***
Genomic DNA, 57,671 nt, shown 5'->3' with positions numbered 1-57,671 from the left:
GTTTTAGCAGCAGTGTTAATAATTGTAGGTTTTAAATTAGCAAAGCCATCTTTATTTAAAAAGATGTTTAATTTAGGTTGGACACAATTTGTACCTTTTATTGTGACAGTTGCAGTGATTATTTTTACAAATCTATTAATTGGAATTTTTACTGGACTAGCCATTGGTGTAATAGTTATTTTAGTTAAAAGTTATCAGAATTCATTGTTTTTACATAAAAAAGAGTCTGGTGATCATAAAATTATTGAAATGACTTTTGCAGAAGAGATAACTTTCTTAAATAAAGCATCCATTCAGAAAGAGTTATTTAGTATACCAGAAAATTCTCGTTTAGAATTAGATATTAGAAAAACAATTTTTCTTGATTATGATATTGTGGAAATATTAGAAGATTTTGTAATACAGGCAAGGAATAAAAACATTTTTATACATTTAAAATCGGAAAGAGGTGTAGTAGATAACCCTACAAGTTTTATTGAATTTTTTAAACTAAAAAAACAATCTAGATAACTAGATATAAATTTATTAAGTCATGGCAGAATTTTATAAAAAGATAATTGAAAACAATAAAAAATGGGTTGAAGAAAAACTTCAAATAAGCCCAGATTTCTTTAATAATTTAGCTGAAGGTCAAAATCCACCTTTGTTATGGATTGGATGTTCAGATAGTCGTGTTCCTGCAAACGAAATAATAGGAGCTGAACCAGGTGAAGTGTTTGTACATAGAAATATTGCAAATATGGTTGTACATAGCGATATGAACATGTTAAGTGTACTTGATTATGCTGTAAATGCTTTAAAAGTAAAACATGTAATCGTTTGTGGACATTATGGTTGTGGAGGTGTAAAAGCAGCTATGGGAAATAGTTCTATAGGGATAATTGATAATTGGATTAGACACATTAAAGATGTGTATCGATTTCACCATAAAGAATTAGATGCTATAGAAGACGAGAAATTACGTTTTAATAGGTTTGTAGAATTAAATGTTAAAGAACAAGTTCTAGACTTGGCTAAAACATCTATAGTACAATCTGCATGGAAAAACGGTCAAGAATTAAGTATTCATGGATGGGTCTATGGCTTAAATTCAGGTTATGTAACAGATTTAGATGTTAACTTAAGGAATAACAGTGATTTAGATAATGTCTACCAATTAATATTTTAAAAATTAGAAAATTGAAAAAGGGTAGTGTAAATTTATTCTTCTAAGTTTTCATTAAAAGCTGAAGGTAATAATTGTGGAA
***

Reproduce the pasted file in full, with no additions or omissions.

Genomic DNA, 57,671 nt, shown 5'->3' with positions numbered 1-57,671 from the left:
GTTTTAGCAGCAGTGTTAATAATTGTAGGTTTTAAATTAGCAAAGCCATCTTTATTTAAAAAGATGTTTAATTTAGGTTGGACACAATTTGTACCTTTTATTGTGACAGTTGCAGTGATTATTTTTACAAATCTATTAATTGGAATTTTTACTGGACTAGCCATTGGTGTAATAGTTATTTTAGTTAAAAGTTATCAGAATTCATTGTTTTTACATAAAAAAGAGTCTGGTGATCATAAAATTATTGAAATGACTTTTGCAGAAGAGATAACTTTCTTAAATAAAGCATCCATTCAGAAAGAGTTATTTAGTATACCAGAAAATTCTCGTTTAGAATTAGATATTAGAAAAACAATTTTTCTTGATTATGATATTGTGGAAATATTAGAAGATTTTGTAATACAGGCAAGGAATAAAAACATTTTTATACATTTAAAATCGGAAAGAGGTGTAGTAGATAACCCTACAAGTTTTATTGAATTTTTTAAACTAAAAAAACAATCTAGATAACTAGATATAAATTTATTAAGTCATGGCAGAATTTTATAAAAAGATAATTGAAAACAATAAAAAATGGGTTGAAGAAAAACTTCAAATAAGCCCAGATTTCTTTAATAATTTAGCTGAAGGTCAAAATCCACCTTTGTTATGGATTGGATGTTCAGATAGTCGTGTTCCTGCAAACGAAATAATAGGAGCTGAACCAGGTGAAGTGTTTGTACATAGAAATATTGCAAATATGGTTGTACATAGCGATATGAACATGTTAAGTGTACTTGATTATGCTGTAAATGCTTTAAAAGTAAAACATGTAATCGTTTGTGGACATTATGGTTGTGGAGGTGTAAAAGCAGCTATGGGAAATAGTTCTATAGGGATAATTGATAATTGGATTAGACACATTAAAGATGTGTATCGATTTCACCATAAAGAATTAGATGCTATAGAAGACGAGAAATTACGTTTTAATAGGTTTGTAGAATTAAATGTTAAAGAACAAGTTCTAGACTTGGCTAAAACATCTATAGTACAATCTGCATGGAAAAACGGTCAAGAATTAAGTATTCATGGATGGGTCTATGGCTTAAATTCAGGTTATGTAACAGATTTAGATGTTAACTTAAGGAATAACAGTGATTTAGATAATGTCTACCAATTAATATTTTAAAAATTAGAAAATTGAAAAAGGGTAGTGTAAATTTATTCTTCTAAGTTTTCATTAAAAGCTGAAGGTAATAATTGTGGAA